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47 Cards in this Set

  • Front
  • Back
Should positioning be delayed if pt is hemodynamically unstable?
What are the effects of gravity to respiratory system?

1. increases perfusion to posterior (dependent) lung segments
2. decreases FRC (abdominal viscera against diaphragm)
In horizontal supine postition does MAP stay stable?
venous return affected only from intrathroacic pressure changes from respirations
Which position increase pressure in cerebral veins, inc ICP/CVP/IOP, inc preload, and causes nasal congestion?
What nerves cause inc preload, activate aortic and carotid baroreceptors to inc parasympathetic flow and dec HR, CO?
Trendelenburg positon causes swelling where?
possible airway obstruction
What happens when abdominal viscera moves cephalad in trendelenburg position?
decreased FRC
decreased pulmonary compliance
V/Q mismatch (shunting)
What does reverse trendelenburg cause?
1. venous pooling to lower ext.
2. decreased preload, co, perfusion
3. increased FRC, less work of spont. breathing
Name 2 uses for trendelenburg position.
1. improve surgical exposure
2. prevent venous air emboli
(not really useful in hypotension)
What works better for hypotension than trendelenburg (per lecture)?
raising legs increases MAP without affecting CO, pulmonary fx, or ICP
In standard lithotomy position how is pt positioned?
thighs flexed approx 90 deg.
knees bent parallel to floor
legs well padded
arms tucked or on armboards <90 angle
Common injury with lithotomy position?
peroneal nerve injury from fibula pressing against candy canes
What does standard lithotomy postition do to cardiac/resp?
1. inc preload and CO
2. dec. vital capacity, FRC, TV
3. possible hypotension when legs come down to supine
How far are hips flexed in low lithotomy position?
allows simultaneous access to perineum and abdomen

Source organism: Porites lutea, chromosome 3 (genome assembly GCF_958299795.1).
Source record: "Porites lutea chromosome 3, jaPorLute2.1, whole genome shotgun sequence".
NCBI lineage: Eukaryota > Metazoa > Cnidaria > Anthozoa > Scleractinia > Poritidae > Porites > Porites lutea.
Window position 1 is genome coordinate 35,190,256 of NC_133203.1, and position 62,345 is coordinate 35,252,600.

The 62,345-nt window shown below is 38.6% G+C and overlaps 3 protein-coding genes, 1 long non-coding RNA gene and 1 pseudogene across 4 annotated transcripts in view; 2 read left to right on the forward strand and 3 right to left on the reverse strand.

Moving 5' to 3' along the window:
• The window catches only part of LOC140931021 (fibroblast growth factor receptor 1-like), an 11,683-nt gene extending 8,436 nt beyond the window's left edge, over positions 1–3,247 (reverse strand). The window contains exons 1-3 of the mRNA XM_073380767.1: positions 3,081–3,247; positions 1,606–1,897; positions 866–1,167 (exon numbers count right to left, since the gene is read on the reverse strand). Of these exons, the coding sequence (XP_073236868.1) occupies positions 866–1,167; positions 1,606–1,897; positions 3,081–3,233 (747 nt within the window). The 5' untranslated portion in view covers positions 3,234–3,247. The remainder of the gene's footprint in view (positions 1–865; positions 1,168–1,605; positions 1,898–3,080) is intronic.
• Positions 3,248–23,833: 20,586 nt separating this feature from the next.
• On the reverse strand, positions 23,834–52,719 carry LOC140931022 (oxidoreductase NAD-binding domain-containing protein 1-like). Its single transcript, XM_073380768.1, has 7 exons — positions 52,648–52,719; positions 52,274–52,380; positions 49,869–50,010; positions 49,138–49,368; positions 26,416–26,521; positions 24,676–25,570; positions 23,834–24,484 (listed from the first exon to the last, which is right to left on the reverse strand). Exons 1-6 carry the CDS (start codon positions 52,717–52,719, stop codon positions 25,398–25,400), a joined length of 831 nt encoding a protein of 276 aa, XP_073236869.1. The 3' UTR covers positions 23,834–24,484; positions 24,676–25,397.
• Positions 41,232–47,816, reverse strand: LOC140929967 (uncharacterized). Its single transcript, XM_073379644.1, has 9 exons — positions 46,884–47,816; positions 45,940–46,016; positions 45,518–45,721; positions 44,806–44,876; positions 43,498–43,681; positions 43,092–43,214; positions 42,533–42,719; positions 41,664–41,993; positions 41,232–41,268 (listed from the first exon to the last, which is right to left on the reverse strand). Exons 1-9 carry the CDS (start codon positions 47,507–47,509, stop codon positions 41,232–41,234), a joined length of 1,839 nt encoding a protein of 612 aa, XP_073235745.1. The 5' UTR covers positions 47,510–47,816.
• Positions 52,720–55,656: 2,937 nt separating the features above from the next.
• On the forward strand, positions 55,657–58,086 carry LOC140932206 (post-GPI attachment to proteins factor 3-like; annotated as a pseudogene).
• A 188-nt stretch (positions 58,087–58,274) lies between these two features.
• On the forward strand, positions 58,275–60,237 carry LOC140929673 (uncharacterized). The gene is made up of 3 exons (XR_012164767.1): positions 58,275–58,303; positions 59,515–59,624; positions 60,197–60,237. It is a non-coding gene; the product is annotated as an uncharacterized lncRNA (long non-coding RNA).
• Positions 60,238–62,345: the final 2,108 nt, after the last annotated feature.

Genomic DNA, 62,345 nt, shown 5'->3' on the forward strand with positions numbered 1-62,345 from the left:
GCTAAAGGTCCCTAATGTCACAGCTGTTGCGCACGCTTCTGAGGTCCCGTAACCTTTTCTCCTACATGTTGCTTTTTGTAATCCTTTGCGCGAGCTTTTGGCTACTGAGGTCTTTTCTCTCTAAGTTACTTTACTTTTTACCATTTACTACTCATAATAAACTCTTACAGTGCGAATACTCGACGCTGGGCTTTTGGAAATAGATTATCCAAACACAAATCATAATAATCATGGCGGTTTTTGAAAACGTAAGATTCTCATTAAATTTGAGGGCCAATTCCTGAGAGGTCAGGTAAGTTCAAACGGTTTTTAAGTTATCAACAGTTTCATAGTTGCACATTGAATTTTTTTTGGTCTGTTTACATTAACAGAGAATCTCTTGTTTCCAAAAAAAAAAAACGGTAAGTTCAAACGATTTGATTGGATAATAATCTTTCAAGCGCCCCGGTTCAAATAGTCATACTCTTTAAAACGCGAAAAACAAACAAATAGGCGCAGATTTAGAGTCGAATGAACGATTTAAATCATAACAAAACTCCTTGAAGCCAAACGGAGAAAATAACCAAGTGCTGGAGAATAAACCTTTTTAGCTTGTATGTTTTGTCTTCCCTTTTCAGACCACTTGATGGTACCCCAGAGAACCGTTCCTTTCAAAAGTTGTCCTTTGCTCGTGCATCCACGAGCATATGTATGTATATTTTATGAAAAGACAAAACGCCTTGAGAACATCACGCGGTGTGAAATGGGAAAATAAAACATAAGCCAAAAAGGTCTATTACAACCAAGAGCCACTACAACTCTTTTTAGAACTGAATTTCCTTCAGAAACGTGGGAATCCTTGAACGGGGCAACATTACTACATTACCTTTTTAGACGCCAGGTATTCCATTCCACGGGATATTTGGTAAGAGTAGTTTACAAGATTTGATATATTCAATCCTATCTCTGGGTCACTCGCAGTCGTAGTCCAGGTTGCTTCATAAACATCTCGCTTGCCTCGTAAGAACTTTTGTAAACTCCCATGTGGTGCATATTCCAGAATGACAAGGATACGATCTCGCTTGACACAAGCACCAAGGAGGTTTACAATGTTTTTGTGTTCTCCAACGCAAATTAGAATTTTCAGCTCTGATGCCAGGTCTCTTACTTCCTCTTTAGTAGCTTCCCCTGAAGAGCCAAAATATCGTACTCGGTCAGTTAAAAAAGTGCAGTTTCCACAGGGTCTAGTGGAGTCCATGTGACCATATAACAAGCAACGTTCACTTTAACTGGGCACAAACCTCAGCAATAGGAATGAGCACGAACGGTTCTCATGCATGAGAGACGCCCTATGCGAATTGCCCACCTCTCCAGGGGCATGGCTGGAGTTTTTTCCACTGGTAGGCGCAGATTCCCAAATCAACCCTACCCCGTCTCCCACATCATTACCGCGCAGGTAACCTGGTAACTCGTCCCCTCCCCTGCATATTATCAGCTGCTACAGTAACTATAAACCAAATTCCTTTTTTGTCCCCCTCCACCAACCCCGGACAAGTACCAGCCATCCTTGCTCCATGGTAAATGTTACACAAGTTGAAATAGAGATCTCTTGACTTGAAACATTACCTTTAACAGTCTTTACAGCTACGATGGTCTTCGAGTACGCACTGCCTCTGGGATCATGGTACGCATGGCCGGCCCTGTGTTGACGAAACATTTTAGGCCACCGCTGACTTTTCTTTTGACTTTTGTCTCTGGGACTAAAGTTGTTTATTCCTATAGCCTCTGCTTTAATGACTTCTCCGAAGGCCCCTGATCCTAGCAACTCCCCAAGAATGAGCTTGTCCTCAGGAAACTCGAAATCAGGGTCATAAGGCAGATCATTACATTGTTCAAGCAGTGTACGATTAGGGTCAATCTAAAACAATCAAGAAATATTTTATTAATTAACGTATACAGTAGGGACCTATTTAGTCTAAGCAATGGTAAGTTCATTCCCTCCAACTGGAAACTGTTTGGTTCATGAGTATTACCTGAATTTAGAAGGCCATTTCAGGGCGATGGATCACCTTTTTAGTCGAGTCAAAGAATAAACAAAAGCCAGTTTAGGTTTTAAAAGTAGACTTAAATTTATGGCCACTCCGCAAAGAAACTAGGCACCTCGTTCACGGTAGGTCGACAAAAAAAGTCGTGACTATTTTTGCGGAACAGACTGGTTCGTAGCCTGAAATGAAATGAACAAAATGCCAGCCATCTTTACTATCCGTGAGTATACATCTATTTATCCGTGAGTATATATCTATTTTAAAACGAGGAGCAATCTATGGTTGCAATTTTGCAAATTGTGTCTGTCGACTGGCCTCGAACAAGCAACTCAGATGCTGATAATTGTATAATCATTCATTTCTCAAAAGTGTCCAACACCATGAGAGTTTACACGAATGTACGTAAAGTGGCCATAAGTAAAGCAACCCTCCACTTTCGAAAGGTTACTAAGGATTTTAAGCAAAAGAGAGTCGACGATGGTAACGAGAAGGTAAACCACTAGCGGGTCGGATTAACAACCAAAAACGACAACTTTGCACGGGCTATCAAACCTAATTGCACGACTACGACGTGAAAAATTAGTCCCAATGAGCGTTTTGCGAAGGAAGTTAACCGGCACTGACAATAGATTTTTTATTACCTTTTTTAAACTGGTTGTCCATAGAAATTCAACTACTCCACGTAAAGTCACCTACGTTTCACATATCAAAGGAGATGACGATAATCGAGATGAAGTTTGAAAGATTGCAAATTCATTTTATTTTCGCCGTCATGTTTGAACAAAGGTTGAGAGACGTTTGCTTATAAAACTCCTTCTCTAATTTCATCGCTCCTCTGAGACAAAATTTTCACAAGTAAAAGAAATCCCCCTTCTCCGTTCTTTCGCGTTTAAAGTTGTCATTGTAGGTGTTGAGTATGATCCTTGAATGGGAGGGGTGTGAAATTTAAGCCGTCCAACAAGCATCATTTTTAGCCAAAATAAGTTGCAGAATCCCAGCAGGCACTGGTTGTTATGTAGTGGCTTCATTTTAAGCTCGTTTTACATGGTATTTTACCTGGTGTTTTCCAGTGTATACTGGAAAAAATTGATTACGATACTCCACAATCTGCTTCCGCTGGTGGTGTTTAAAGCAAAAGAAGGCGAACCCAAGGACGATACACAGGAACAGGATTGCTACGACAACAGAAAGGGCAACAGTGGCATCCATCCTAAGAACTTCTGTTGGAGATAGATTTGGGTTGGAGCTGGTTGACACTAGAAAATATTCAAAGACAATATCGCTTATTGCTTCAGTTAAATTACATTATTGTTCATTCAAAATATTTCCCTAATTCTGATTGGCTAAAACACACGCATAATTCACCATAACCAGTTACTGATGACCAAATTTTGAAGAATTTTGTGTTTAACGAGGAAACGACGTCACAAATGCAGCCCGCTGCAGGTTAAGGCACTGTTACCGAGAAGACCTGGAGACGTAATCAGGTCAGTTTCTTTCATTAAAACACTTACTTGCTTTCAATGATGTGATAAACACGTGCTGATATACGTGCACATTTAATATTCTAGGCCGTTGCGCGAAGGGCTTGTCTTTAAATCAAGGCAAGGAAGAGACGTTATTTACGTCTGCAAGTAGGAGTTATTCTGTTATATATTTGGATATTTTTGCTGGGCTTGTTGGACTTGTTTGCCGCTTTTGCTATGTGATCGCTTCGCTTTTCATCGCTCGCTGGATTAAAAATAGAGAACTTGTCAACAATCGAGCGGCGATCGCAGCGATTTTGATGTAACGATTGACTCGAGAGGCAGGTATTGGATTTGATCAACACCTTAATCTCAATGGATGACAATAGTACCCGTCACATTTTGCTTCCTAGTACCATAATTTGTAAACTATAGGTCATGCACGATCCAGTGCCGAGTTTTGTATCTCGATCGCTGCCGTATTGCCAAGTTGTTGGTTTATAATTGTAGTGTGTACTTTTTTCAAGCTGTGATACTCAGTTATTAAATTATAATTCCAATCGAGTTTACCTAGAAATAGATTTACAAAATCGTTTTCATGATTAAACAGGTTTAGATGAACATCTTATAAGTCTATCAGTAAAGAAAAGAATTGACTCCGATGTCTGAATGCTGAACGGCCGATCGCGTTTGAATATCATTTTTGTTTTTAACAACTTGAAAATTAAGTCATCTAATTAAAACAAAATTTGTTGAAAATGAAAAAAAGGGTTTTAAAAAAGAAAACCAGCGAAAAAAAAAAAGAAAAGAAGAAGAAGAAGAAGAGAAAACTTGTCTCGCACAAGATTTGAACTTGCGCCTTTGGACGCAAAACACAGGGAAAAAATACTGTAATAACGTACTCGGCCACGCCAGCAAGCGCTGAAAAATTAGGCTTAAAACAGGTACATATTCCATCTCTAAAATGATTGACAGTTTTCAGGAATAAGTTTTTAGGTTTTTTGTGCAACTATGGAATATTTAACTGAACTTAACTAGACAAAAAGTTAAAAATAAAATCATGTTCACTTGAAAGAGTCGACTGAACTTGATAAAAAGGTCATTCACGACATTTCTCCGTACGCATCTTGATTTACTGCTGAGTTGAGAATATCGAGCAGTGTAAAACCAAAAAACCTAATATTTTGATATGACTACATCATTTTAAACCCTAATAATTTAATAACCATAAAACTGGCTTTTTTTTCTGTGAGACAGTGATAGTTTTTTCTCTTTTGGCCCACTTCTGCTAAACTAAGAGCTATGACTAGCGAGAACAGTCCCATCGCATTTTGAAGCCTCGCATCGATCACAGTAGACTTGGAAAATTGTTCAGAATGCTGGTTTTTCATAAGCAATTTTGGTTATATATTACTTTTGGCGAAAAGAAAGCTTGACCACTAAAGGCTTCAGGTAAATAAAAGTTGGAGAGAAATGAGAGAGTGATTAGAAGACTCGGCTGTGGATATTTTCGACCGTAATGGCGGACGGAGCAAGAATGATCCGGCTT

Why use high lithotomy position?
Where are thighs in this position?
improve access to the perineum

thighs flexed 90 degrees over trunk, legs almost fully extended suspended from sling
Explain exaggerated lithotomy position.
1. thighs flexed over trunk
2. lower legs aimed skyward
3. symhysis ubis parallel to floor
4. may restrict ventilation
5. uphill gradient for perfusion of legs --> can cause hypotension
Which position is associated with high incidence of lower extremity compartment syndrome?
exaggerated lithotomy

can cause ischemia and edema
What are the complications of dorsal decubitus positions?
(supine, frog leg, lithotomy)
1. postural hypotension
2. pressure alopecia (use donut)
3. ischemic necrosis under bony areas
4. backache
5. nerve palsies
Most common peeps that get peroneal nerve injury.
low body mass index
long surgeries (>2 hrs)
also with candy canes
Complications of lithotomy position
1. peroneal nerve injury
2. compartment syndrome
3. digit amputation
What is lateral decubitus?
-turned to one side
-down side knee bent, pillow between the legs
-axillary roll caudad from axilla to raise thorax and prevent shoulder compression
Why use an axillary roll in lateral decub position?
to raise the thorax and prevent shoulder compression and brachial plexus injury
under GETA dependent lung gets MORE/LESS perfusion than ventilation

decreased compliance/atelectasis